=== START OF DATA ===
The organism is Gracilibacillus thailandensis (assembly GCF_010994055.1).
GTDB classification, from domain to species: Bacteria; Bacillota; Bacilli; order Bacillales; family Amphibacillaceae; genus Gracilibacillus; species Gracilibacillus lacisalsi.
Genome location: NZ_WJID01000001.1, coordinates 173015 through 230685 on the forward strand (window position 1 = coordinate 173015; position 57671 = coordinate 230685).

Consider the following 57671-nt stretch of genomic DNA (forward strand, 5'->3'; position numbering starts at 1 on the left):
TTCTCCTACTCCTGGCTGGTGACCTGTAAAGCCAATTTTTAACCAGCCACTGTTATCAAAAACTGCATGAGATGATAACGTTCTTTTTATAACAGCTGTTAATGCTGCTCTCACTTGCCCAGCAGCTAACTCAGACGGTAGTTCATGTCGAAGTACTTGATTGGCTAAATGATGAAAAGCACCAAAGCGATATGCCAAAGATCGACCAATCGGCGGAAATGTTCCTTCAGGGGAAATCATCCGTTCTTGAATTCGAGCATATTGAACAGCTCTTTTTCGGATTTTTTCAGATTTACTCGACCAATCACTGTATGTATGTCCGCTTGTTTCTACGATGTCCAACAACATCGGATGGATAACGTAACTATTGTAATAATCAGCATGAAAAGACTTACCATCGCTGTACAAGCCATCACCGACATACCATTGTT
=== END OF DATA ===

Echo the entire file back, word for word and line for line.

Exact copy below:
The organism is Gracilibacillus thailandensis (assembly GCF_010994055.1).
GTDB classification, from domain to species: Bacteria; Bacillota; Bacilli; order Bacillales; family Amphibacillaceae; genus Gracilibacillus; species Gracilibacillus lacisalsi.
Genome location: NZ_WJID01000001.1, coordinates 173015 through 230685 on the forward strand (window position 1 = coordinate 173015; position 57671 = coordinate 230685).

Consider the following 57671-nt stretch of genomic DNA (forward strand, 5'->3'; position numbering starts at 1 on the left):
TTCTCCTACTCCTGGCTGGTGACCTGTAAAGCCAATTTTTAACCAGCCACTGTTATCAAAAACTGCATGAGATGATAACGTTCTTTTTATAACAGCTGTTAATGCTGCTCTCACTTGCCCAGCAGCTAACTCAGACGGTAGTTCATGTCGAAGTACTTGATTGGCTAAATGATGAAAAGCACCAAAGCGATATGCCAAAGATCGACCAATCGGCGGAAATGTTCCTTCAGGGGAAATCATCCGTTCTTGAATTCGAGCATATTGAACAGCTCTTTTTCGGATTTTTTCAGATTTACTCGACCAATCACTGTATGTATGTCCGCTTGTTTCTACGATGTCCAACAACATCGGATGGATAACGTAACTATTGTAATAATCAGCATGAAAAGACTTACCATCGCTGTACAAGCCATCACCGACATACCATTGTT